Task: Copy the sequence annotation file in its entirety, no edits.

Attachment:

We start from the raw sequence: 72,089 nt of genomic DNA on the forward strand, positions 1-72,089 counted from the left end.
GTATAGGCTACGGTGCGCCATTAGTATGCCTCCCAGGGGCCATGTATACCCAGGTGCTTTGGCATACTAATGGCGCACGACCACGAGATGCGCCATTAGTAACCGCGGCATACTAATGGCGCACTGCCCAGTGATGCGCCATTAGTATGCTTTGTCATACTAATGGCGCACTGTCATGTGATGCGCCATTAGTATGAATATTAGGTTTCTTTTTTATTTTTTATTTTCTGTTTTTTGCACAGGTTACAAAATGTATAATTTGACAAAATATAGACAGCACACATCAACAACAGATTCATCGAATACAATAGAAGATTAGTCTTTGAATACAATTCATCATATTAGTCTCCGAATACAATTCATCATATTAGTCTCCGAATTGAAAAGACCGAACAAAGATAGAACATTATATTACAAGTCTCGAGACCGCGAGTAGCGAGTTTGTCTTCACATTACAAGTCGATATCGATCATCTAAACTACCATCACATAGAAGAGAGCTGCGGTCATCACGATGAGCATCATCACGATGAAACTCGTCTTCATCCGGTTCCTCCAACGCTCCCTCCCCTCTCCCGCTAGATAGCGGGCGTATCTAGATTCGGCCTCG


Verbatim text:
We start from the raw sequence: 72,089 nt of genomic DNA on the forward strand, positions 1-72,089 counted from the left end.
GTATAGGCTACGGTGCGCCATTAGTATGCCTCCCAGGGGCCATGTATACCCAGGTGCTTTGGCATACTAATGGCGCACGACCACGAGATGCGCCATTAGTAACCGCGGCATACTAATGGCGCACTGCCCAGTGATGCGCCATTAGTATGCTTTGTCATACTAATGGCGCACTGTCATGTGATGCGCCATTAGTATGAATATTAGGTTTCTTTTTTATTTTTTATTTTCTGTTTTTTGCACAGGTTACAAAATGTATAATTTGACAAAATATAGACAGCACACATCAACAACAGATTCATCGAATACAATAGAAGATTAGTCTTTGAATACAATTCATCATATTAGTCTCCGAATACAATTCATCATATTAGTCTCCGAATTGAAAAGACCGAACAAAGATAGAACATTATATTACAAGTCTCGAGACCGCGAGTAGCGAGTTTGTCTTCACATTACAAGTCGATATCGATCATCTAAACTACCATCACATAGAAGAGAGCTGCGGTCATCACGATGAGCATCATCACGATGAAACTCGTCTTCATCCGGTTCCTCCAACGCTCCCTCCCCTCTCCCGCTAGATAGCGGGCGTATCTAGATTCGGCCTCG